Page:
July 2, 2009
Desert ruhbarb eyed by scientists
Israeli scientists say they have discovered the self-watering mechanism of the Negev desert rhubarb, which harvests 16 times more water than other plants.
Researchers at the University of Haifa-Oranim said the desert rhubarb grows in the mountains of Israel's Negev desert, where average precipitation is particularly low. Unlike most other desert plants that have small leaves to minimize moisture loss, the desert rhubarb is unique in that its leaves are particularly large; each plant's rosette of one to four leaves reaches a total diameter of up to slightly more than three feet.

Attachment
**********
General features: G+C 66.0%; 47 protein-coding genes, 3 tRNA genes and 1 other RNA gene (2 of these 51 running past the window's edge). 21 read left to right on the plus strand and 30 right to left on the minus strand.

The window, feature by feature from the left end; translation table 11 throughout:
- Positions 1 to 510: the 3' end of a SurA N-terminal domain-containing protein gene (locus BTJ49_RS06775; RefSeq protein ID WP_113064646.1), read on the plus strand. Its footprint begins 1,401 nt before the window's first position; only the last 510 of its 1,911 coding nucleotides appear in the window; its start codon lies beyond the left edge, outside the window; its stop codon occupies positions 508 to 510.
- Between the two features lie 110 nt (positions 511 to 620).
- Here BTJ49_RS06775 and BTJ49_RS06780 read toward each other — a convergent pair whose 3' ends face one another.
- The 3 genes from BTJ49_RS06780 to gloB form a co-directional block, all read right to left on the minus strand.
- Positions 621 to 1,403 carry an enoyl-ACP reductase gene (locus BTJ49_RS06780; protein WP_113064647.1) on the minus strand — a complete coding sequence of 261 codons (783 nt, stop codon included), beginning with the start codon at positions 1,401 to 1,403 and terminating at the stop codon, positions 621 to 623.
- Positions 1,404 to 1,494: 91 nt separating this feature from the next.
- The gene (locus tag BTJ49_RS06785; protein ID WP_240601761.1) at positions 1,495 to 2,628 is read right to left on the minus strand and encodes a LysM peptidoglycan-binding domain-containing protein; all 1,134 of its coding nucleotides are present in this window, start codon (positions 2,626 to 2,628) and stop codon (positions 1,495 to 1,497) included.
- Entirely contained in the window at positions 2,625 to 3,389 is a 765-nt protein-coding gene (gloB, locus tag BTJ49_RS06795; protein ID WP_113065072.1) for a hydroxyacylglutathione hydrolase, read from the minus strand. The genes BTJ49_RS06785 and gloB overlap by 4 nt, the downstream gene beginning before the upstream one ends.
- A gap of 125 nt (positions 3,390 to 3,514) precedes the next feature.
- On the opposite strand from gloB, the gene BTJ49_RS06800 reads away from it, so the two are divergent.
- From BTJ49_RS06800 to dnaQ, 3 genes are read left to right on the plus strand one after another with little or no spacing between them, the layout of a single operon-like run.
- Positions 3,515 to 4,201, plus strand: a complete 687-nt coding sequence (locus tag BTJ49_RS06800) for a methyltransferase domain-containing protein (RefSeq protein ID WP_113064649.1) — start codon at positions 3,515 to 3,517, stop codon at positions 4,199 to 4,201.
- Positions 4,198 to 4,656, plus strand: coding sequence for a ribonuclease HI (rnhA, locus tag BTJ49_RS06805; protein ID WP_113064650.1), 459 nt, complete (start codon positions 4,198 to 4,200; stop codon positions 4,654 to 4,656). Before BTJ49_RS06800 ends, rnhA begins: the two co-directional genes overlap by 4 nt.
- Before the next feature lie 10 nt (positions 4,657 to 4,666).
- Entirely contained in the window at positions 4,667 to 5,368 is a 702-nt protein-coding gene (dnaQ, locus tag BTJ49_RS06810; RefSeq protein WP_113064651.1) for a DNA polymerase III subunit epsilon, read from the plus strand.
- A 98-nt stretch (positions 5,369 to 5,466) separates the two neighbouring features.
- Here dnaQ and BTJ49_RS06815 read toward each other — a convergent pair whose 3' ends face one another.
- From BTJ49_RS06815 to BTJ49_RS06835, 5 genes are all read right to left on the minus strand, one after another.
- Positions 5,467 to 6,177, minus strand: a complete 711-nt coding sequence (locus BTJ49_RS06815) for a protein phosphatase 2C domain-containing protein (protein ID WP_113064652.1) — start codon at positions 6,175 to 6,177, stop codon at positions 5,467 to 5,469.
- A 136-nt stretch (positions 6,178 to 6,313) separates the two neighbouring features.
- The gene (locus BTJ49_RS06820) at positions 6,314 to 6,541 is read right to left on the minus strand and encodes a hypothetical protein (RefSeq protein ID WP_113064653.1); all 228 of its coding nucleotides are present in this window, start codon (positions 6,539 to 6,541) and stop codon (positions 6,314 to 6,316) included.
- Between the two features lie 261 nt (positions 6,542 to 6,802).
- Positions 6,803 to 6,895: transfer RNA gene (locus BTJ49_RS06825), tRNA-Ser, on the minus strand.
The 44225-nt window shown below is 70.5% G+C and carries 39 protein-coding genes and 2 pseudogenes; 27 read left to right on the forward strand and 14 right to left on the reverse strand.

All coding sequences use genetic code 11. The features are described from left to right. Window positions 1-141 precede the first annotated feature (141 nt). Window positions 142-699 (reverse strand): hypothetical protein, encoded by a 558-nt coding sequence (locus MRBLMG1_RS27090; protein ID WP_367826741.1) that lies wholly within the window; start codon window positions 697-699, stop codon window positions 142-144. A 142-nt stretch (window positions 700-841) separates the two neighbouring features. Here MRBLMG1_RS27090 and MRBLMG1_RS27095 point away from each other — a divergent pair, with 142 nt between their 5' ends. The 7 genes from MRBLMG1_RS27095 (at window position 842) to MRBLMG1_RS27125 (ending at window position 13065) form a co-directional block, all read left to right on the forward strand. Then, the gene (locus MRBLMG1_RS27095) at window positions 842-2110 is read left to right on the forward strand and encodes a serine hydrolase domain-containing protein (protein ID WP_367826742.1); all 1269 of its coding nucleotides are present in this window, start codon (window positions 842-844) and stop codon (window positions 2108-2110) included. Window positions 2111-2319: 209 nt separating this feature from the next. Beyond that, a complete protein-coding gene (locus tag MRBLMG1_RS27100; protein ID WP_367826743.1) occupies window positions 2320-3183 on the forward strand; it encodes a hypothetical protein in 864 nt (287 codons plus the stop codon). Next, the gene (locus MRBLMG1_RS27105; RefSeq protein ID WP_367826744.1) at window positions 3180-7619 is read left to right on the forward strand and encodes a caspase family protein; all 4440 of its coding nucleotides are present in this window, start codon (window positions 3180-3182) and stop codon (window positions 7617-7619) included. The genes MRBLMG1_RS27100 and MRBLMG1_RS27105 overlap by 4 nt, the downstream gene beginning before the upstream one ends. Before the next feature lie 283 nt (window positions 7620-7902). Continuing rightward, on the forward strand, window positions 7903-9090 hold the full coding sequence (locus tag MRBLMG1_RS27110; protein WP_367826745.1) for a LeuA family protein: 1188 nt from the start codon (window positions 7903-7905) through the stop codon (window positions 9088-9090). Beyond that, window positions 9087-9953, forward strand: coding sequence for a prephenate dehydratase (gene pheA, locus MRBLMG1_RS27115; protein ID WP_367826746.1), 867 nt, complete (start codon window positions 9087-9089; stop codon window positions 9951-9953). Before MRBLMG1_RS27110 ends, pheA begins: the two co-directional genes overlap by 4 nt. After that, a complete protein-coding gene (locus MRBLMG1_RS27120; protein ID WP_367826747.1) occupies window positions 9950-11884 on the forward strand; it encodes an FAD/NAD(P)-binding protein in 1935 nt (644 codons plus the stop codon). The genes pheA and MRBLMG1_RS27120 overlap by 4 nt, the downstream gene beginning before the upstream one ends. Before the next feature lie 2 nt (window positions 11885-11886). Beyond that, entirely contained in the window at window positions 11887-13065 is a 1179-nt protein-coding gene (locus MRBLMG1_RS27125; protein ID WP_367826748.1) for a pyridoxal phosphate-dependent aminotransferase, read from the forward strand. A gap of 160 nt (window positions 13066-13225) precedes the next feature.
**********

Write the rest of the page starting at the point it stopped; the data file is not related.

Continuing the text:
Professors Simcha Lev-Yadun, Gidi Ne'eman and Gadi Katzir discovered the plant while studying the desert area with students. They noticed the plant's leaves are covered with a waxy cuticle and each leaf has an exceptionally ridged structure.
The scientists discovered the deep and wide depressions in the leaves create a
channeling mountain-like system by which rain water is channeled toward the ground surrounding the plant's deep roots. Other desert plants, the scientists said, simply suffice with the rain water that penetrates the ground in its immediate surroundings.
The researchers said their findings show the natural selection process has resulted in the evolution of this plant's extremely large leaves, which improved its ability to survive in the arid climate of the desert.
We know of no other plant in the deserts of the world that functions in this manner, the researchers said.